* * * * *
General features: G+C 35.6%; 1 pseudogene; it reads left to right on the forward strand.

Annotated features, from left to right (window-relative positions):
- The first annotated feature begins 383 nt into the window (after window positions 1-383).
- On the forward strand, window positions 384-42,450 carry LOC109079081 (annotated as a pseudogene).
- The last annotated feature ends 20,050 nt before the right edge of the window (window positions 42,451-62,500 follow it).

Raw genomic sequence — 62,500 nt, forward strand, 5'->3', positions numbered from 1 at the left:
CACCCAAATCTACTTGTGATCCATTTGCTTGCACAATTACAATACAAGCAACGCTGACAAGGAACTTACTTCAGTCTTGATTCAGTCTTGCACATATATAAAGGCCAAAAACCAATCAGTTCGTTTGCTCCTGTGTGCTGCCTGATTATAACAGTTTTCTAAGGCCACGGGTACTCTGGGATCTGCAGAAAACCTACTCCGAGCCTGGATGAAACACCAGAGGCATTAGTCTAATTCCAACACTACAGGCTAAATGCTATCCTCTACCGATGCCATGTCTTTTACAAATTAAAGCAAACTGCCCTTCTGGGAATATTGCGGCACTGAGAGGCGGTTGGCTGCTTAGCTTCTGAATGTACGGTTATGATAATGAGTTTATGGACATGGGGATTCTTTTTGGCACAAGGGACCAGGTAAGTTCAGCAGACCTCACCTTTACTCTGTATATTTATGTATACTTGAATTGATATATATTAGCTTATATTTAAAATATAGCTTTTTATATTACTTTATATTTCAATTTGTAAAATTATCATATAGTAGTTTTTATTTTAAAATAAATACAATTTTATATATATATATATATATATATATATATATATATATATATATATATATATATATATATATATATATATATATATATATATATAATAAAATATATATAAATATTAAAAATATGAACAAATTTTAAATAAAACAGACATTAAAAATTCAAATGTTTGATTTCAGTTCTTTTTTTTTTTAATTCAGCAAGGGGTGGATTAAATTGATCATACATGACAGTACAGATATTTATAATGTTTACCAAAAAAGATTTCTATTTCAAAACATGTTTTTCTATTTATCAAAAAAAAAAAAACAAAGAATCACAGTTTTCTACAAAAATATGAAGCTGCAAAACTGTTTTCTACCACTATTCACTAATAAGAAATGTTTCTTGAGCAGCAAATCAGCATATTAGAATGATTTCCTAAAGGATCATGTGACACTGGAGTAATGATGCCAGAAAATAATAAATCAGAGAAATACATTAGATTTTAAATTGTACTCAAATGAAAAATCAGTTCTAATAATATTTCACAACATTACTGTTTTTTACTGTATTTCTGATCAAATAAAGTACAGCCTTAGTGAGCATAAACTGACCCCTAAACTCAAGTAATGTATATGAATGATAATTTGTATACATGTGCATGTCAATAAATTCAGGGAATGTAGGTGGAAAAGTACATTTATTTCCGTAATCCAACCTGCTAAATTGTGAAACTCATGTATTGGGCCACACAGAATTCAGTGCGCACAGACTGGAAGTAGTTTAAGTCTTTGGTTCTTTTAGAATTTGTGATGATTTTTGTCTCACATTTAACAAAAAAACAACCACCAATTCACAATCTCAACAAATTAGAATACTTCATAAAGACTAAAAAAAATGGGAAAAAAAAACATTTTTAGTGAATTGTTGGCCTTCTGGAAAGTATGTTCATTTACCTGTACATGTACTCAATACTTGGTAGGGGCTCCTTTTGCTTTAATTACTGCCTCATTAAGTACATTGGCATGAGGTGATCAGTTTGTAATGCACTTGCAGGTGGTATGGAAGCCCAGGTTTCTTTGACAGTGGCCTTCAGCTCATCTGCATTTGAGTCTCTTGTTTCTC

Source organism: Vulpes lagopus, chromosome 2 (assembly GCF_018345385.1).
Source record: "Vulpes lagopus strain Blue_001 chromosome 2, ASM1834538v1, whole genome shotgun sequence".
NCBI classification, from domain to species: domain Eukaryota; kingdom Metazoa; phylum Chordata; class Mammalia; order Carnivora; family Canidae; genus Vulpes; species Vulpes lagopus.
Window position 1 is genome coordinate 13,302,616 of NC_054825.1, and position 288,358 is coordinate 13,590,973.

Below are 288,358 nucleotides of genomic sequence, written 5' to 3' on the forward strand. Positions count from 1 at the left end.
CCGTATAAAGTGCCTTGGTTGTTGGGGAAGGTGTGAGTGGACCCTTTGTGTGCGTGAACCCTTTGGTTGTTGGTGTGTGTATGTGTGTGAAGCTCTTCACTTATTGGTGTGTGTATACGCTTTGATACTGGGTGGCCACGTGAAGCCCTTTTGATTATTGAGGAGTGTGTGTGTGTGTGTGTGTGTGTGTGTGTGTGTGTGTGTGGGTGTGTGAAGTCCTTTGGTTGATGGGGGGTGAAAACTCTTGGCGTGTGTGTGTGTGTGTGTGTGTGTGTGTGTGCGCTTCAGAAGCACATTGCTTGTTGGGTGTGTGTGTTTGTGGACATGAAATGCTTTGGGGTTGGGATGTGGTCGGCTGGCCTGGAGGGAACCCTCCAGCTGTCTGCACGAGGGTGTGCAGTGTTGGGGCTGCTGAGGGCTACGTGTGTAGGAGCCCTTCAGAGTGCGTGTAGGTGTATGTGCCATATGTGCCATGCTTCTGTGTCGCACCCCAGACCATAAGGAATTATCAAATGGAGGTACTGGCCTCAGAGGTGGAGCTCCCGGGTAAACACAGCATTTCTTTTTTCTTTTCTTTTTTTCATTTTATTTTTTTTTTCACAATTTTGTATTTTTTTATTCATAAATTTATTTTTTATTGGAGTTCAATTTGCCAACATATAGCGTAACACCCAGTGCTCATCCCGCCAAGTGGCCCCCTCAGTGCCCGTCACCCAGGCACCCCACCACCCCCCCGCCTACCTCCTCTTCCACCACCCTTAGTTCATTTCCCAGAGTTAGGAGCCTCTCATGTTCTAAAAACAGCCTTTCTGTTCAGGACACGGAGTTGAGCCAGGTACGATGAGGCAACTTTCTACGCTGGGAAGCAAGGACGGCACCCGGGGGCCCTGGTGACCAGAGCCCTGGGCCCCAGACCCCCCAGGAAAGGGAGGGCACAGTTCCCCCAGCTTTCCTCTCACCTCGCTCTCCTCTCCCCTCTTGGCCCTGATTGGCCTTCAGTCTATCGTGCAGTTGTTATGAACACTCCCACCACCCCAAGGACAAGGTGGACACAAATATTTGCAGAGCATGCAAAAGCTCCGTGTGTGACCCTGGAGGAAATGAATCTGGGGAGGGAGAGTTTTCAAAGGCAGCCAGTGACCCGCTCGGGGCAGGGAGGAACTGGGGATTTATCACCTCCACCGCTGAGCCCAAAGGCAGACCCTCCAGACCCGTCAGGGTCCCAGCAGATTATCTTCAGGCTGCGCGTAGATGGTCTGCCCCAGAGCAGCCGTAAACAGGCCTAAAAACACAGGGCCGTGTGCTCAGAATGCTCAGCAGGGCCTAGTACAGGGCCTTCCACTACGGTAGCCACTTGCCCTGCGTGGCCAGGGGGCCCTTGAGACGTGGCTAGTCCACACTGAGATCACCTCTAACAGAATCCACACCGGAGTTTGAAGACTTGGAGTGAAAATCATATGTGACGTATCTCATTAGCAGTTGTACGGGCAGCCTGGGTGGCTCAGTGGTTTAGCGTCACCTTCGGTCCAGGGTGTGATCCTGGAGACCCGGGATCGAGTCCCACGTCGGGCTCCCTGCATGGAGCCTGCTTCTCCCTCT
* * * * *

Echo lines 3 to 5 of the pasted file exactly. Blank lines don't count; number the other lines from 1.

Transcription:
- The first annotated feature begins 383 nt into the window (after window positions 1-383).
- On the forward strand, window positions 384-42,450 carry LOC109079081 (annotated as a pseudogene).
- The last annotated feature ends 20,050 nt before the right edge of the window (window positions 42,451-62,500 follow it).